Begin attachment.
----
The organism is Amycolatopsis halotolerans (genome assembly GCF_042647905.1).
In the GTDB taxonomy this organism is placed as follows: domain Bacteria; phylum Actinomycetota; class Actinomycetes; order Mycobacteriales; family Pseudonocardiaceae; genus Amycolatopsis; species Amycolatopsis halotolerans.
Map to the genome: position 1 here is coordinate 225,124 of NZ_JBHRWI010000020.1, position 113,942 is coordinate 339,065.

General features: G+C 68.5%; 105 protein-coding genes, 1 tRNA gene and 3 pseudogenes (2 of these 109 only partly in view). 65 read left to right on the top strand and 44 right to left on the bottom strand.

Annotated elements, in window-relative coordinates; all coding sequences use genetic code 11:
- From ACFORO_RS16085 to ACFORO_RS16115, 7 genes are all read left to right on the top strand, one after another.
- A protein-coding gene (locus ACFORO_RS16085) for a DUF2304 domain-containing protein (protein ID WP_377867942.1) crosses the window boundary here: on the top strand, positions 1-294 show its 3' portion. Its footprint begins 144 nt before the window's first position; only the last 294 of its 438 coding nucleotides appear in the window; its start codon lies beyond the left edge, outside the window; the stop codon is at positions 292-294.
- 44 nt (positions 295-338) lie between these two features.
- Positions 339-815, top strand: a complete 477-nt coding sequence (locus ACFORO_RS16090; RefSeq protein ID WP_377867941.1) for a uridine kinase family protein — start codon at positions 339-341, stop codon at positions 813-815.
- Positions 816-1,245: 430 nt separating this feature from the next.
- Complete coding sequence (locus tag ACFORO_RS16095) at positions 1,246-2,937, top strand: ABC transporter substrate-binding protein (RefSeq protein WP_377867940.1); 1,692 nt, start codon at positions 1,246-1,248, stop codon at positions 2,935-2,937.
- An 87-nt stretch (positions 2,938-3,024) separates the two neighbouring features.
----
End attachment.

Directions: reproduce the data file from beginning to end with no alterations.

The organism is Amycolatopsis halotolerans (genome assembly GCF_042647905.1).
In the GTDB taxonomy this organism is placed as follows: domain Bacteria; phylum Actinomycetota; class Actinomycetes; order Mycobacteriales; family Pseudonocardiaceae; genus Amycolatopsis; species Amycolatopsis halotolerans.
Map to the genome: position 1 here is coordinate 225,124 of NZ_JBHRWI010000020.1, position 113,942 is coordinate 339,065.

General features: G+C 68.5%; 105 protein-coding genes, 1 tRNA gene and 3 pseudogenes (2 of these 109 only partly in view). 65 read left to right on the top strand and 44 right to left on the bottom strand.

Annotated elements, in window-relative coordinates; all coding sequences use genetic code 11:
- From ACFORO_RS16085 to ACFORO_RS16115, 7 genes are all read left to right on the top strand, one after another.
- A protein-coding gene (locus ACFORO_RS16085) for a DUF2304 domain-containing protein (protein ID WP_377867942.1) crosses the window boundary here: on the top strand, positions 1-294 show its 3' portion. Its footprint begins 144 nt before the window's first position; only the last 294 of its 438 coding nucleotides appear in the window; its start codon lies beyond the left edge, outside the window; the stop codon is at positions 292-294.
- 44 nt (positions 295-338) lie between these two features.
- Positions 339-815, top strand: a complete 477-nt coding sequence (locus ACFORO_RS16090; RefSeq protein ID WP_377867941.1) for a uridine kinase family protein — start codon at positions 339-341, stop codon at positions 813-815.
- Positions 816-1,245: 430 nt separating this feature from the next.
- Complete coding sequence (locus tag ACFORO_RS16095) at positions 1,246-2,937, top strand: ABC transporter substrate-binding protein (RefSeq protein WP_377867940.1); 1,692 nt, start codon at positions 1,246-1,248, stop codon at positions 2,935-2,937.
- An 87-nt stretch (positions 2,938-3,024) separates the two neighbouring features.